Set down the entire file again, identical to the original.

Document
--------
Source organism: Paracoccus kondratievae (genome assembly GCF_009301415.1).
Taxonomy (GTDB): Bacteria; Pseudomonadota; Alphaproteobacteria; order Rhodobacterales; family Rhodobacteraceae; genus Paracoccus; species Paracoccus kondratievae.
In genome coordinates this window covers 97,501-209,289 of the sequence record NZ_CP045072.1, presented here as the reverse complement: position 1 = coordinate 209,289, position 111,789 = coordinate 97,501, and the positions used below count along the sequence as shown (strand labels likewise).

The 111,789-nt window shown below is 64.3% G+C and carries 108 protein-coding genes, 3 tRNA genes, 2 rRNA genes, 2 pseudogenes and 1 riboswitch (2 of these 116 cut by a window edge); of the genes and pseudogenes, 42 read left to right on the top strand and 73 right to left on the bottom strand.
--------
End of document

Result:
Source organism: Paracoccus kondratievae (genome assembly GCF_009301415.1).
Taxonomy (GTDB): Bacteria; Pseudomonadota; Alphaproteobacteria; order Rhodobacterales; family Rhodobacteraceae; genus Paracoccus; species Paracoccus kondratievae.
In genome coordinates this window covers 97,501-209,289 of the sequence record NZ_CP045072.1, presented here as the reverse complement: position 1 = coordinate 209,289, position 111,789 = coordinate 97,501, and the positions used below count along the sequence as shown (strand labels likewise).

The 111,789-nt window shown below is 64.3% G+C and carries 108 protein-coding genes, 3 tRNA genes, 2 rRNA genes, 2 pseudogenes and 1 riboswitch (2 of these 116 cut by a window edge); of the genes and pseudogenes, 42 read left to right on the top strand and 73 right to left on the bottom strand.